FedEx won’t be renewing its ground delivery contract with Amazon when it expires at the end of the month, Bloomberg reported Wednesday. This news comes just two months after FedEx announced that its domestic Express service would no longer carry Amazon packages by plane.
“This change is consistent with our strategy to focus on the broader e-commerce market,” FedEx told Bloomberg, highlighting the fact that Amazon provided just 1.3 percent of FedEx’s income last year. (Vox has reached out to FedEx for comment.)
On the record, the two entities have never expressed anything but vague corporate friendliness towards each other. Amazon told Vox, “We are constantly innovating to improve the carrier experience and sometimes that means reevaluating our carrier relationships. FedEx has been a great partner over the years and we appreciate all their work delivering packages to our customers.” Still, the two companies have engaged in something of a shipping arms race for years.
In May, FedEx announced that it would start offering service seven days a week, starting next January (as did UPS). This was just a few months after announcing its Extra Hours service, which promised next-day local delivery or two-day shipping anywhere in the US for orders placed as late as 2 am the night before. In February, it started trials of an autonomous delivery robot named SameDay Bot.
Amazon, for its part, is growing into a logistics behemoth, with hundreds of fulfillment centers in the US and Europe, a leased fleet of 40 Boeing cargo planes, two regional air hubs, a new staff of thousands of full-time delivery drivers, and a growing freight shipping arm.
In October 2017 it launched Amazon Key, an option for customers to let couriers open their front doors using smart locks. Six months later, this expanded to delivering packages directly to the trunks of people’s cars. This April, the program expanded again to let Amazon delivery drivers directly into garages. The company is also still working on its Prime Air delivery drone; a new version will supposedly start making limited deliveries soon.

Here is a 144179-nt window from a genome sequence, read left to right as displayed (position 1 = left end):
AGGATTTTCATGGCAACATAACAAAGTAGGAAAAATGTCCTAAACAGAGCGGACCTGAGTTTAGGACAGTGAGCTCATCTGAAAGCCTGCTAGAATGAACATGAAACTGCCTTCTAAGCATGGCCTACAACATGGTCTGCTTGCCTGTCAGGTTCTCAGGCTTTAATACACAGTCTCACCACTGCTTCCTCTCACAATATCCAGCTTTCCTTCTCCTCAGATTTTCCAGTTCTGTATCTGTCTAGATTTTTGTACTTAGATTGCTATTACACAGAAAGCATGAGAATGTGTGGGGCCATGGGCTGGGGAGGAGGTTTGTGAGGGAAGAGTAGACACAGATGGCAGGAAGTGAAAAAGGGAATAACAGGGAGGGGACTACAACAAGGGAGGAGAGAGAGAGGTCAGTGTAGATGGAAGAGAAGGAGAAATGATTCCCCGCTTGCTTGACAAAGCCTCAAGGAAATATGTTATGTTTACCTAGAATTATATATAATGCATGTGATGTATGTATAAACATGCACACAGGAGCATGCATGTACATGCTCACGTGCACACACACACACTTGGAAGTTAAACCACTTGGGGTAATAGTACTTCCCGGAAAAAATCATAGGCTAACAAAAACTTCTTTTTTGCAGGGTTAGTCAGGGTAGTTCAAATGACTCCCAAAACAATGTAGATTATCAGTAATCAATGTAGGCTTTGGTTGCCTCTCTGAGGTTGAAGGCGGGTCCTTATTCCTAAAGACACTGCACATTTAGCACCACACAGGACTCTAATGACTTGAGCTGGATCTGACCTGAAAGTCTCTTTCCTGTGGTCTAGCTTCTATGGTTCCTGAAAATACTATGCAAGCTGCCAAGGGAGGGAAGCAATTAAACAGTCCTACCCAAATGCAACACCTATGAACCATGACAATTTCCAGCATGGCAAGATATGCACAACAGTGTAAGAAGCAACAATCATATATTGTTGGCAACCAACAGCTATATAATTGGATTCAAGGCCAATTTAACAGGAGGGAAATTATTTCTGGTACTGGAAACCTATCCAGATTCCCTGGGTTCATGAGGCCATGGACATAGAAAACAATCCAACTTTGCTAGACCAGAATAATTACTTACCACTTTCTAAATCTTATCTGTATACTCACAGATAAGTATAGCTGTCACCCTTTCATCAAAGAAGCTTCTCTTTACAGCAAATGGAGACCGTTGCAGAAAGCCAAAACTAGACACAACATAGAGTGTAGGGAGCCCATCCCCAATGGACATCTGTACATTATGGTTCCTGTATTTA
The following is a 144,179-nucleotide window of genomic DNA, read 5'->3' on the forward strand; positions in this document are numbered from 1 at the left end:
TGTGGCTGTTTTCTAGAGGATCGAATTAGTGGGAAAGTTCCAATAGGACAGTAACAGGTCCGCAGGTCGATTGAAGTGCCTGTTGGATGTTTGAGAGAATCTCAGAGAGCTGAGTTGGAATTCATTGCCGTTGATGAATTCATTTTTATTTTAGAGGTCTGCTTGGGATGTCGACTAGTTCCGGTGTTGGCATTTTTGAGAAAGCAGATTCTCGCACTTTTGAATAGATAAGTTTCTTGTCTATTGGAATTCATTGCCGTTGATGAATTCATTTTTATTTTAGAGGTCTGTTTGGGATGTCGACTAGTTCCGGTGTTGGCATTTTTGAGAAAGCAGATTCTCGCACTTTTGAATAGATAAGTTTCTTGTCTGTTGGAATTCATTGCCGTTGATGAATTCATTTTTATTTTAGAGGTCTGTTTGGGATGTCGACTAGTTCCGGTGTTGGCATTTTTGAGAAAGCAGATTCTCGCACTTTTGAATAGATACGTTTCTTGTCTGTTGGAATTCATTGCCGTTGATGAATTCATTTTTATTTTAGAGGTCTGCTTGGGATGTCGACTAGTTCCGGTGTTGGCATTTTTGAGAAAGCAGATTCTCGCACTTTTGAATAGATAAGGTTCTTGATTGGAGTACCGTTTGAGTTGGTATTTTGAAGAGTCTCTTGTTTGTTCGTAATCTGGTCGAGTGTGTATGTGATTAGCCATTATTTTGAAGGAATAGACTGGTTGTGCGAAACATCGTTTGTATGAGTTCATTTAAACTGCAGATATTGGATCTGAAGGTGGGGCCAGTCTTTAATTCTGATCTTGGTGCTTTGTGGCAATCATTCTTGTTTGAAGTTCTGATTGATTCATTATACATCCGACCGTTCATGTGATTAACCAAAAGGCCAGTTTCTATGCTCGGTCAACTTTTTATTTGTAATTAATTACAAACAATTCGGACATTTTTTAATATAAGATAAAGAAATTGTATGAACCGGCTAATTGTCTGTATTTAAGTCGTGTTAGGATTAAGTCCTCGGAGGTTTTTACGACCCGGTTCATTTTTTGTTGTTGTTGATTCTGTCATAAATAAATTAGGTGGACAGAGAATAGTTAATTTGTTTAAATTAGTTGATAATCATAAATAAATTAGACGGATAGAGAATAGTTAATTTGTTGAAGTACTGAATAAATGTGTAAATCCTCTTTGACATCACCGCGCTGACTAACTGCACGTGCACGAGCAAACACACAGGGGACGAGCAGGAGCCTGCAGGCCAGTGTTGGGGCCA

Amazon can fill gaps in its own system with UPS or the US Postal Service. FedEx will also still make international deliveries for Amazon.
Amazon does have its work cut out for it, having promised one-day shipping for more than 100 million Prime members earlier this year. (It’s reportedly spending $800 million to make this a reality.)
The one-day shipping announcement came on the heels of reports that Amazon was struggling just to meet consumer expectations for two-day shipping, often encouraging them to bundle small items together into less frequent shipments, choose one day each week to receive all of their Amazon packages, or have orders sent to centralized lockers rather than their homes. In July, workers at Amazon warehouses in Minnesota went on strike during the company’s annual Prime Day sale, protesting the move to one-day shipping, which they said would effectively double their already strenuous workload.
But Juozas Kaziukėnas, founder and CEO of the business intelligence firm Marketplace Pulse, told Vox, “To me, this whole thing is Amazon flexing their ability to do this. This renders Prime shipping much more valuable, because even if some orders are delayed, the perception of one-day shipping is very valuable, because no one else can do it. That’s what’s going to keep people subscribing to Prime.” He also called one-day shipping “borderline impossible” for “everyone else” for at least the next five years.
One-day shipping began earlier this summer for 10 million products on the Amazon website, but it remains to be seen if the company will pull it off in the long term.
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